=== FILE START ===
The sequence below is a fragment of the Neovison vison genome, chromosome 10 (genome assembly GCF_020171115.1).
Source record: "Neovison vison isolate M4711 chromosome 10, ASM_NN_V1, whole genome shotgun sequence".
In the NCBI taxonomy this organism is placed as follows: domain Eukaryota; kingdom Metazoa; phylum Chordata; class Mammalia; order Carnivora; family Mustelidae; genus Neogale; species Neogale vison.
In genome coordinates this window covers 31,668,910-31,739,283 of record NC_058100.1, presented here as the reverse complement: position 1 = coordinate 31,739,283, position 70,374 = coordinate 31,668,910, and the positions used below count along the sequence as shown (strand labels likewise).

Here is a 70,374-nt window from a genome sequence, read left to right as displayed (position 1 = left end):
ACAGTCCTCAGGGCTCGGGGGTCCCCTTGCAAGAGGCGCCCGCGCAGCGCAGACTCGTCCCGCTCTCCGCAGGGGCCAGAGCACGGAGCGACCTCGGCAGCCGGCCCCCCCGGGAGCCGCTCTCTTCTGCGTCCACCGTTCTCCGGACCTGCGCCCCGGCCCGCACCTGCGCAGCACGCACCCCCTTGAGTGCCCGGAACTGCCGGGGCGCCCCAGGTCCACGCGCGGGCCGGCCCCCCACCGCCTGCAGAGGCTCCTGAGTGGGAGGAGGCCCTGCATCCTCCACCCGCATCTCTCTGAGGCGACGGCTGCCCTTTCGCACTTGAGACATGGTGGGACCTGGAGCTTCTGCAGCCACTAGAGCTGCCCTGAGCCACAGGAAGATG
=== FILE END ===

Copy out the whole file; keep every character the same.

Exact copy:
The sequence below is a fragment of the Neovison vison genome, chromosome 10 (genome assembly GCF_020171115.1).
Source record: "Neovison vison isolate M4711 chromosome 10, ASM_NN_V1, whole genome shotgun sequence".
In the NCBI taxonomy this organism is placed as follows: domain Eukaryota; kingdom Metazoa; phylum Chordata; class Mammalia; order Carnivora; family Mustelidae; genus Neogale; species Neogale vison.
In genome coordinates this window covers 31,668,910-31,739,283 of record NC_058100.1, presented here as the reverse complement: position 1 = coordinate 31,739,283, position 70,374 = coordinate 31,668,910, and the positions used below count along the sequence as shown (strand labels likewise).

Here is a 70,374-nt window from a genome sequence, read left to right as displayed (position 1 = left end):
ACAGTCCTCAGGGCTCGGGGGTCCCCTTGCAAGAGGCGCCCGCGCAGCGCAGACTCGTCCCGCTCTCCGCAGGGGCCAGAGCACGGAGCGACCTCGGCAGCCGGCCCCCCCGGGAGCCGCTCTCTTCTGCGTCCACCGTTCTCCGGACCTGCGCCCCGGCCCGCACCTGCGCAGCACGCACCCCCTTGAGTGCCCGGAACTGCCGGGGCGCCCCAGGTCCACGCGCGGGCCGGCCCCCCACCGCCTGCAGAGGCTCCTGAGTGGGAGGAGGCCCTGCATCCTCCACCCGCATCTCTCTGAGGCGACGGCTGCCCTTTCGCACTTGAGACATGGTGGGACCTGGAGCTTCTGCAGCCACTAGAGCTGCCCTGAGCCACAGGAAGATG